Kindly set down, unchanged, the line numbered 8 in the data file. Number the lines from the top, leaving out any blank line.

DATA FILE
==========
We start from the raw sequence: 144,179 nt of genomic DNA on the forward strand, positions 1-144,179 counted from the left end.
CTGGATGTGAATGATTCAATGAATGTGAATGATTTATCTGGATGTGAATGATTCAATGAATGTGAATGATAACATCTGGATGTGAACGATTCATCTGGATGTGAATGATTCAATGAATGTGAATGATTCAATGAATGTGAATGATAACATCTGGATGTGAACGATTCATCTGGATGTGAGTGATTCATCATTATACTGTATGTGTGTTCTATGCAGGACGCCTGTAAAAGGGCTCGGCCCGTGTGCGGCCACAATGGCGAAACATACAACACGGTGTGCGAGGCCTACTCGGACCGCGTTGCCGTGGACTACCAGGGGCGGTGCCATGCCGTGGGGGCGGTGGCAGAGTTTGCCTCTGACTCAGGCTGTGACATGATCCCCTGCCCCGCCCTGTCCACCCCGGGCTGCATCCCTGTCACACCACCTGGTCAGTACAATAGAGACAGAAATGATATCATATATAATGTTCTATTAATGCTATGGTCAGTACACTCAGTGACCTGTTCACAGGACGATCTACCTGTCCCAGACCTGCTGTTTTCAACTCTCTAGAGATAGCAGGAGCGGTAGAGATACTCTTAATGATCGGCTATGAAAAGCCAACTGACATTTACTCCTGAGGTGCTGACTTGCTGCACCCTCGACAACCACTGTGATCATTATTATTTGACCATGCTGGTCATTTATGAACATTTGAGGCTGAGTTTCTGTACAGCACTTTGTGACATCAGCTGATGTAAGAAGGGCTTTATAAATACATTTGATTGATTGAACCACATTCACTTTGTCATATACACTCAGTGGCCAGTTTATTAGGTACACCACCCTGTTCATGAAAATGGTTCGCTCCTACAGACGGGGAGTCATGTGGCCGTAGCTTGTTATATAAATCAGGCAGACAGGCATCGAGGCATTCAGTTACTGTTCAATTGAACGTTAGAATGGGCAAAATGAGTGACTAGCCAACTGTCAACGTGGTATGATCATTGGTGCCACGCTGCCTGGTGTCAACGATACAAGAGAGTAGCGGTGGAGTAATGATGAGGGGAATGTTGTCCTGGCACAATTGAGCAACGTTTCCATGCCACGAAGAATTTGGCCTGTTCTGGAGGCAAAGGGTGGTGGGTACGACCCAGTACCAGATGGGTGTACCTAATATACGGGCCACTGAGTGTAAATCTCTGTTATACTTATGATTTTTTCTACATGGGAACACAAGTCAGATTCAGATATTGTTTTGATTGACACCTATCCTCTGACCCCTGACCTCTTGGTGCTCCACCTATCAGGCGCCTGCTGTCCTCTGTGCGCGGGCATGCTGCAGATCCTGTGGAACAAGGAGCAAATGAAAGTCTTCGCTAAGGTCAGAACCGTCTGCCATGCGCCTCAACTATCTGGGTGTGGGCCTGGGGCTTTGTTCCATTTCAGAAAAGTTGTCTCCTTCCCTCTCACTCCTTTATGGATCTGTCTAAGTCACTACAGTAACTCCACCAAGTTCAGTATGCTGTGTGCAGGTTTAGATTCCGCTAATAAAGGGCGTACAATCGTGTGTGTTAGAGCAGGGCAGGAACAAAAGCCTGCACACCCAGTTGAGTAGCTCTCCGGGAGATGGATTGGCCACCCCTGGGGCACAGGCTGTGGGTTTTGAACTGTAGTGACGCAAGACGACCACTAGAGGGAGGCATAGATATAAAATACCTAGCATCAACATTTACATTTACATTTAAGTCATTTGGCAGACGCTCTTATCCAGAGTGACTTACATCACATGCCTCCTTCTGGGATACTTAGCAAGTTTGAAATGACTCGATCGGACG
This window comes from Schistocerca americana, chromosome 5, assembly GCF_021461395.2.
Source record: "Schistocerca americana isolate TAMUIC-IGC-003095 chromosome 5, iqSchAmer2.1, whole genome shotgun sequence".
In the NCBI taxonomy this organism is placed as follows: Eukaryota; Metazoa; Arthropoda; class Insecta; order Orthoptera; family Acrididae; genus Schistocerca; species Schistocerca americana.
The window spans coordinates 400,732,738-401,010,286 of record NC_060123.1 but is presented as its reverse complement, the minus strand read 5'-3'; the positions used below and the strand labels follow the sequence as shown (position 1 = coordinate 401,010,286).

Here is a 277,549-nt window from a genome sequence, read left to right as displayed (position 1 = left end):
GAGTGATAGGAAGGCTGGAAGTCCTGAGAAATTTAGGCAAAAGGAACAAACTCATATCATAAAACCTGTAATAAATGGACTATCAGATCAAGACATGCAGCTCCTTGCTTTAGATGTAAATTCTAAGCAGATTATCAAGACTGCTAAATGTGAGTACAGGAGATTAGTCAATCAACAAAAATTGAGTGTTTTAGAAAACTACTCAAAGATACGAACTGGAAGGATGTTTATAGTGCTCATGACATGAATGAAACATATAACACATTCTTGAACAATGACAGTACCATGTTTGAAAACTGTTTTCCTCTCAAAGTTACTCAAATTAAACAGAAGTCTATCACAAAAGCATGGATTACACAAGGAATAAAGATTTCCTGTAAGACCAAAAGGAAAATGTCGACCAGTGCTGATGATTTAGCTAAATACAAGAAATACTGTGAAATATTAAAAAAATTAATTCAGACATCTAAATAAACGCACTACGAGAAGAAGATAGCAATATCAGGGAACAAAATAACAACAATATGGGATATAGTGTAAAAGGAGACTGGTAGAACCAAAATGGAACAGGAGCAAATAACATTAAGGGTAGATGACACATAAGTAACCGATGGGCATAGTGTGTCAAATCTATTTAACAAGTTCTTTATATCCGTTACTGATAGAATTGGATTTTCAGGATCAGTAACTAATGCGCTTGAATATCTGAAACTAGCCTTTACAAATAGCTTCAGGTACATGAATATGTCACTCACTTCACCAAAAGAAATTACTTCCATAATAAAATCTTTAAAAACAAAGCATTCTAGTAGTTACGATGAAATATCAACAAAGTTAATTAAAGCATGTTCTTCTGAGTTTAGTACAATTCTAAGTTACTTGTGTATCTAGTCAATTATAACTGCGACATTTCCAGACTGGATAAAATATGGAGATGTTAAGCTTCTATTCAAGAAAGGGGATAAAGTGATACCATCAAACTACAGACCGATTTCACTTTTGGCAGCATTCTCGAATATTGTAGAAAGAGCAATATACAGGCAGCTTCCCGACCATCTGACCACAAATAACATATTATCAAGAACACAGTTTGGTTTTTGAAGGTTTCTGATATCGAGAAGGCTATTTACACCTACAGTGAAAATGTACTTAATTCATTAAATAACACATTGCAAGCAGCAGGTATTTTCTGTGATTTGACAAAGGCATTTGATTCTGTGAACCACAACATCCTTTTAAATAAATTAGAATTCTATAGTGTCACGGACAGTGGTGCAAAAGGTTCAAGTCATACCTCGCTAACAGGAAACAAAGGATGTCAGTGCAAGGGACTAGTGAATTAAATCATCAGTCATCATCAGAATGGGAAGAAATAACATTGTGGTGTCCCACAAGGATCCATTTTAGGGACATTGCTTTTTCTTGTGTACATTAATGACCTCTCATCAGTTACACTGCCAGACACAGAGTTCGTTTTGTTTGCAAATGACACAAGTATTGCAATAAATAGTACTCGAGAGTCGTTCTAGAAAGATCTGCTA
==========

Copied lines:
GAGTGATAGGAAGGCTGGAAGTCCTGAGAAATTTAGGCAAAAGGAACAAACTCATATCATAAAACCTGTAATAAATGGACTATCAGATCAAGACATGCAGCTCCTTGCTTTAGATGTAAATTCTAAGCAGATTATCAAGACTGCTAAATGTGAGTACAGGAGATTAGTCAATCAACAAAAATTGAGTGTTTTAGAAAACTACTCAAAGATACGAACTGGAAGGATGTTTATAGTGCTCATGACATGAATGAAACATATAACACATTCTTGAACAATGACAGTACCATGTTTGAAAACTGTTTTCCTCTCAAAGTTACTCAAATTAAACAGAAGTCTATCACAAAAGCATGGATTACACAAGGAATAAAGATTTCCTGTAAGACCAAAAGGAAAATGTCGACCAGTGCTGATGATTTAGCTAAATACAAGAAATACTGTGAAATATTAAAAAAATTAATTCAGACATCTAAATAAACGCACTACGAGAAGAAGATAGCAATATCAGGGAACAAAATAACAACAATATGGGATATAGTGTAAAAGGAGACTGGTAGAACCAAAATGGAACAGGAGCAAATAACATTAAGGGTAGATGACACATAAGTAACCGATGGGCATAGTGTGTCAAATCTATTTAACAAGTTCTTTATATCCGTTACTGATAGAATTGGATTTTCAGGATCAGTAACTAATGCGCTTGAATATCTGAAACTAGCCTTTACAAATAGCTTCAGGTACATGAATATGTCACTCACTTCACCAAAAGAAATTACTTCCATAATAAAATCTTTAAAAACAAAGCATTCTAGTAGTTACGATGAAATATCAACAAAGTTAATTAAAGCATGTTCTTCTGAGTTTAGTACAATTCTAAGTTACTTGTGTATCTAGTCAATTATAACTGCGACATTTCCAGACTGGATAAAATATGGAGATGTTAAGCTTCTATTCAAGAAAGGGGATAAAGTGATACCATCAAACTACAGACCGATTTCACTTTTGGCAGCATTCTCGAATATTGTAGAAAGAGCAATATACAGGCAGCTTCCCGACCATCTGACCACAAATAACATATTATCAAGAACACAGTTTGGTTTTTGAAGGTTTCTGATATCGAGAAGGCTATTTACACCTACAGTGAAAATGTACTTAATTCATTAAATAACACATTGCAAGCAGCAGGTATTTTCTGTGATTTGACAAAGGCATTTGATTCTGTGAACCACAACATCCTTTTAAATAAATTAGAATTCTATAGTGTCACGGACAGTGGTGCAAAAGGTTCAAGTCATACCTCGCTAACAGGAAACAAAGGATGTCAGTGCAAGGGACTAGTGAATTAAATCATCAGTCATCATCAGAATGGGAAGAAATAACATTGTGGTGTCCCACAAGGATCCATTTTAGGGACATTGCTTTTTCTTGTGTACATTAATGACCTCTCATCAGTTACACTGCCAGACACAGAGTTCGTTTTGTTTGCAAATGACACAAGTATTGCAATAAATAGTACTCGAGAGTCGTTCTAGAAAGATCTGCTA